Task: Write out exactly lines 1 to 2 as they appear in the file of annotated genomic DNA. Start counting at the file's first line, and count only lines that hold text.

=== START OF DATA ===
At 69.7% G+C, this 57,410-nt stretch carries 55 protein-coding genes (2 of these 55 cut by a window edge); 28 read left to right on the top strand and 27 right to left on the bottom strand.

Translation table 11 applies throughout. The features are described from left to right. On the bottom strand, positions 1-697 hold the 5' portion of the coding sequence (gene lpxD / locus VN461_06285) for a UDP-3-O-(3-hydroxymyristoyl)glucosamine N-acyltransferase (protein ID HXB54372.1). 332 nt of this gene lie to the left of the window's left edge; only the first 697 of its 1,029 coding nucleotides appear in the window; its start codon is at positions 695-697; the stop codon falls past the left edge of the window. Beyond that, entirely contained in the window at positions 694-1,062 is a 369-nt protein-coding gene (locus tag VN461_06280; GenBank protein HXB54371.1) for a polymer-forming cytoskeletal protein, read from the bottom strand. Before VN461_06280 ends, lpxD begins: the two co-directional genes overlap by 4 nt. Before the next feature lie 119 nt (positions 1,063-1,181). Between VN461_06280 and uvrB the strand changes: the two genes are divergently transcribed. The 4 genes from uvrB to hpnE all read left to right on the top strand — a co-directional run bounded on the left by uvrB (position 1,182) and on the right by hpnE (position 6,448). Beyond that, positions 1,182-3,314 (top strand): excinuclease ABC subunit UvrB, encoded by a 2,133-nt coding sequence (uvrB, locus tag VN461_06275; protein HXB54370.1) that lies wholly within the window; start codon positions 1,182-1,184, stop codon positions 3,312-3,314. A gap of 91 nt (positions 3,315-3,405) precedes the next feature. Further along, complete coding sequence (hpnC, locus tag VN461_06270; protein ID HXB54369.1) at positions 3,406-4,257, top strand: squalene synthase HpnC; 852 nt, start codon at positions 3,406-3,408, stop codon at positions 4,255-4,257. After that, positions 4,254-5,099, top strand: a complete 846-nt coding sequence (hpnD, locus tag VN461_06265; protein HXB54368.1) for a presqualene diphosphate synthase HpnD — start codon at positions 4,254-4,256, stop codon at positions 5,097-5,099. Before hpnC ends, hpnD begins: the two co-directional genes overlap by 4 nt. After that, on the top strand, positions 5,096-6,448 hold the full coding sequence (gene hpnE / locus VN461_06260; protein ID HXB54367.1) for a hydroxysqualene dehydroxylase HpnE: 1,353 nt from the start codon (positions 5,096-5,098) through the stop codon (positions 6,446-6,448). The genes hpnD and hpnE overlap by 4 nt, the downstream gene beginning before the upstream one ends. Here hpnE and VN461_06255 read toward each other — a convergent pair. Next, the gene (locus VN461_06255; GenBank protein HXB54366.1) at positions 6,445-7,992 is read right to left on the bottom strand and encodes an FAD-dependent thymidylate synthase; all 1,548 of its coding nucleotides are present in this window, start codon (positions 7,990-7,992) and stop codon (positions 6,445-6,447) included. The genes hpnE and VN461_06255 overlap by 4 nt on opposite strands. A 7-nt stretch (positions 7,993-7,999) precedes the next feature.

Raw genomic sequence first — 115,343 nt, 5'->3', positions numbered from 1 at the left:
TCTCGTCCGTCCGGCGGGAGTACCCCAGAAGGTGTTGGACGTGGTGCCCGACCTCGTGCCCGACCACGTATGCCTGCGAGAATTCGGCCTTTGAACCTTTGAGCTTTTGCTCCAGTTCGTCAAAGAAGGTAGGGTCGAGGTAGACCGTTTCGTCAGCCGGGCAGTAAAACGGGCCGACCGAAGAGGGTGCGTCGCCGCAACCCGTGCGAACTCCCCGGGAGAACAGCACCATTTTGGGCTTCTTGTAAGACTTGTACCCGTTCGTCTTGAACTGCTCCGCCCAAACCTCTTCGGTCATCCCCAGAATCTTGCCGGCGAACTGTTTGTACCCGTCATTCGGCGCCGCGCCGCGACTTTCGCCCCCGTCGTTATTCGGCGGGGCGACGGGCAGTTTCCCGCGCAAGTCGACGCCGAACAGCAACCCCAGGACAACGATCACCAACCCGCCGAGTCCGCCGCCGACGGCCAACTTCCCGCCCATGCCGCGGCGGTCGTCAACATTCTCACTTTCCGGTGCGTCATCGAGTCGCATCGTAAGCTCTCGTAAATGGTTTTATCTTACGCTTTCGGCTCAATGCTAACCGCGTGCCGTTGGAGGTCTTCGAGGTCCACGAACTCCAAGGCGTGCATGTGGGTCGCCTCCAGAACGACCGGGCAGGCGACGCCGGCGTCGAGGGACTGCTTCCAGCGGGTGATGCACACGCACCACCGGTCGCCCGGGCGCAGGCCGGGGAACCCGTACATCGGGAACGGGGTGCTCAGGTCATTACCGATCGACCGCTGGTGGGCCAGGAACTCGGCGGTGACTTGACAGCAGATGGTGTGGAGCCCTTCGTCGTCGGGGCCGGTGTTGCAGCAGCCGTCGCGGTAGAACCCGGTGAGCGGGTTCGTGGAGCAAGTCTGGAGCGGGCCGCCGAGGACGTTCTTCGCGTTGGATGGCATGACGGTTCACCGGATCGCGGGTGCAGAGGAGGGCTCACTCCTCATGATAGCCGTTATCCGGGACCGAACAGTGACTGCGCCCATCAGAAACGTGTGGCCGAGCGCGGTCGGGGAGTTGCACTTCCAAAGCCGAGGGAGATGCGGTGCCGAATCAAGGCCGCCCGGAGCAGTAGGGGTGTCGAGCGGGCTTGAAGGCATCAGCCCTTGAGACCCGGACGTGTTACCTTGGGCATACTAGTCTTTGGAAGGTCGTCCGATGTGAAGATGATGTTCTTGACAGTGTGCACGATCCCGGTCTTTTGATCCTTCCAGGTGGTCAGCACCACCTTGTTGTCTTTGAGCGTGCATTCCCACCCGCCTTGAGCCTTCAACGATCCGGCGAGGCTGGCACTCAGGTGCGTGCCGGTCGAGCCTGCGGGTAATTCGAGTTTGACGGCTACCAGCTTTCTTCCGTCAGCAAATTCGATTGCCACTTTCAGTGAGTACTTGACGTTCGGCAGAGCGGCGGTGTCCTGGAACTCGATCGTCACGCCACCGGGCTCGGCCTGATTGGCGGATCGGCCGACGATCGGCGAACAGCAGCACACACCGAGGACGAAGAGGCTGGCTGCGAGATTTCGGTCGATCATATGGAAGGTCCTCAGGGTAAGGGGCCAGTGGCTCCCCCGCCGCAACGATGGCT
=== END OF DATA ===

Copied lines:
At 69.7% G+C, this 57,410-nt stretch carries 55 protein-coding genes (2 of these 55 cut by a window edge); 28 read left to right on the top strand and 27 right to left on the bottom strand.

Translation table 11 applies throughout. The features are described from left to right. On the bottom strand, positions 1-697 hold the 5' portion of the coding sequence (gene lpxD / locus VN461_06285) for a UDP-3-O-(3-hydroxymyristoyl)glucosamine N-acyltransferase (protein ID HXB54372.1). 332 nt of this gene lie to the left of the window's left edge; only the first 697 of its 1,029 coding nucleotides appear in the window; its start codon is at positions 695-697; the stop codon falls past the left edge of the window. Beyond that, entirely contained in the window at positions 694-1,062 is a 369-nt protein-coding gene (locus tag VN461_06280; GenBank protein HXB54371.1) for a polymer-forming cytoskeletal protein, read from the bottom strand. Before VN461_06280 ends, lpxD begins: the two co-directional genes overlap by 4 nt. Before the next feature lie 119 nt (positions 1,063-1,181). Between VN461_06280 and uvrB the strand changes: the two genes are divergently transcribed. The 4 genes from uvrB to hpnE all read left to right on the top strand — a co-directional run bounded on the left by uvrB (position 1,182) and on the right by hpnE (position 6,448). Beyond that, positions 1,182-3,314 (top strand): excinuclease ABC subunit UvrB, encoded by a 2,133-nt coding sequence (uvrB, locus tag VN461_06275; protein HXB54370.1) that lies wholly within the window; start codon positions 1,182-1,184, stop codon positions 3,312-3,314. A gap of 91 nt (positions 3,315-3,405) precedes the next feature. Further along, complete coding sequence (hpnC, locus tag VN461_06270; protein ID HXB54369.1) at positions 3,406-4,257, top strand: squalene synthase HpnC; 852 nt, start codon at positions 3,406-3,408, stop codon at positions 4,255-4,257. After that, positions 4,254-5,099, top strand: a complete 846-nt coding sequence (hpnD, locus tag VN461_06265; protein HXB54368.1) for a presqualene diphosphate synthase HpnD — start codon at positions 4,254-4,256, stop codon at positions 5,097-5,099. Before hpnC ends, hpnD begins: the two co-directional genes overlap by 4 nt. After that, on the top strand, positions 5,096-6,448 hold the full coding sequence (gene hpnE / locus VN461_06260; protein ID HXB54367.1) for a hydroxysqualene dehydroxylase HpnE: 1,353 nt from the start codon (positions 5,096-5,098) through the stop codon (positions 6,446-6,448). The genes hpnD and hpnE overlap by 4 nt, the downstream gene beginning before the upstream one ends. Here hpnE and VN461_06255 read toward each other — a convergent pair. Next, the gene (locus VN461_06255; GenBank protein HXB54366.1) at positions 6,445-7,992 is read right to left on the bottom strand and encodes an FAD-dependent thymidylate synthase; all 1,548 of its coding nucleotides are present in this window, start codon (positions 7,990-7,992) and stop codon (positions 6,445-6,447) included. The genes hpnE and VN461_06255 overlap by 4 nt on opposite strands. A 7-nt stretch (positions 7,993-7,999) precedes the next feature.